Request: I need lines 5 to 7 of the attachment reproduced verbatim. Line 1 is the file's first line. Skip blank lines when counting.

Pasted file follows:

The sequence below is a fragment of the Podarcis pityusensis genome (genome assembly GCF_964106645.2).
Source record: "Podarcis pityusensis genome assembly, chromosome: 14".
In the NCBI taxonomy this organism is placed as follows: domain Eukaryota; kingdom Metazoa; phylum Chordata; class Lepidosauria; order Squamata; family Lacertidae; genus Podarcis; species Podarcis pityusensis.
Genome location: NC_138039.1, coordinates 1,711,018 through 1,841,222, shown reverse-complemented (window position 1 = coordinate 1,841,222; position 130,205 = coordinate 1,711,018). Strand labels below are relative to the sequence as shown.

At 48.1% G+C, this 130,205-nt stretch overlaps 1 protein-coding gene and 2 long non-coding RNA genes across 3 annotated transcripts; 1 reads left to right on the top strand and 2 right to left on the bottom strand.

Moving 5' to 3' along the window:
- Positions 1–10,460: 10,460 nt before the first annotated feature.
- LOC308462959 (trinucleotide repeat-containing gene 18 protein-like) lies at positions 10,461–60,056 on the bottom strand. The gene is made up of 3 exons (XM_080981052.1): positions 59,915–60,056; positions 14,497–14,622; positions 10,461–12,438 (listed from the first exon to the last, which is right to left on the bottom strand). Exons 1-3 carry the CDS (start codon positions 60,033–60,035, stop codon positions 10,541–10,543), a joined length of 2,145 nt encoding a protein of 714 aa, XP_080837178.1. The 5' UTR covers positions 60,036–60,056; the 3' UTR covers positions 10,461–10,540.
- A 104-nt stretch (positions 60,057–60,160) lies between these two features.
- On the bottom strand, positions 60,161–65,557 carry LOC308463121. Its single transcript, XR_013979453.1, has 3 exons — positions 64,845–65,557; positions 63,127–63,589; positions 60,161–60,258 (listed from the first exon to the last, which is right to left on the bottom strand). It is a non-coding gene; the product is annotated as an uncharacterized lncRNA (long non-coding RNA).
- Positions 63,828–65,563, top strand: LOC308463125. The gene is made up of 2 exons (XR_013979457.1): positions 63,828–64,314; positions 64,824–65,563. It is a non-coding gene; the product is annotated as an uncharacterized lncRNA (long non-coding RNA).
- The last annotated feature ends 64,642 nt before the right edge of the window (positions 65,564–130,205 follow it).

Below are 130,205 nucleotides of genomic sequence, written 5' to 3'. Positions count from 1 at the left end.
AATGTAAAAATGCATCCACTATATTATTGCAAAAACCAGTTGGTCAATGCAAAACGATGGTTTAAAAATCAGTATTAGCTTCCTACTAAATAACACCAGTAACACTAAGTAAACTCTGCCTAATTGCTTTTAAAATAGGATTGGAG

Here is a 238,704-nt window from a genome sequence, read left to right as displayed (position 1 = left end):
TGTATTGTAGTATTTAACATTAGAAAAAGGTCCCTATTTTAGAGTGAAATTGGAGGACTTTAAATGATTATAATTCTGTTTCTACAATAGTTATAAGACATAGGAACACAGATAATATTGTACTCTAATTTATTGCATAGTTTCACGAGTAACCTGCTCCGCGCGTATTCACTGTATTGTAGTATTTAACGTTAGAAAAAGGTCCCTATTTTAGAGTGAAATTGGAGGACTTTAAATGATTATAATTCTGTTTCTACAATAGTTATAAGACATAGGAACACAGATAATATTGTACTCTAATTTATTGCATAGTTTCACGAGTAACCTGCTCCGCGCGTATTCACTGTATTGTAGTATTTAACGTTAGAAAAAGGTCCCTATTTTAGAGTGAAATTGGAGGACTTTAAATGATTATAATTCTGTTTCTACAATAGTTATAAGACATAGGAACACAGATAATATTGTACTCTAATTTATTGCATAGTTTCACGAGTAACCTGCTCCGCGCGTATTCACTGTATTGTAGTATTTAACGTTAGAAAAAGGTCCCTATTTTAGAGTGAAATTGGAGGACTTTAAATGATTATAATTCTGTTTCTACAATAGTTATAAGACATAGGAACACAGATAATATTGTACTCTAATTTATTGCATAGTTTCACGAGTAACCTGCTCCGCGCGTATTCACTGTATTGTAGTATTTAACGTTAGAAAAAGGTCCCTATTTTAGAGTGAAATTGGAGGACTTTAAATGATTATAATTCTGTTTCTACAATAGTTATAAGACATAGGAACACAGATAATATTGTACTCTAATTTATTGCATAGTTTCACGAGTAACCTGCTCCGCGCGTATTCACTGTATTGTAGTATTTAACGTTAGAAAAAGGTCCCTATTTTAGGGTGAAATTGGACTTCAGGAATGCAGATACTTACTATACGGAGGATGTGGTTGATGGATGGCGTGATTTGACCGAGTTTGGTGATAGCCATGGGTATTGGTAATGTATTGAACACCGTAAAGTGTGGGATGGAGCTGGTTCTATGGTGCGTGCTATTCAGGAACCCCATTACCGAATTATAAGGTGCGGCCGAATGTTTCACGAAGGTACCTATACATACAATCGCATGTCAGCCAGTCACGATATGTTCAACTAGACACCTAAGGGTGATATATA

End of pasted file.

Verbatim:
At 48.1% G+C, this 130,205-nt stretch overlaps 1 protein-coding gene and 2 long non-coding RNA genes across 3 annotated transcripts; 1 reads left to right on the top strand and 2 right to left on the bottom strand.

Moving 5' to 3' along the window:
- Positions 1–10,460: 10,460 nt before the first annotated feature.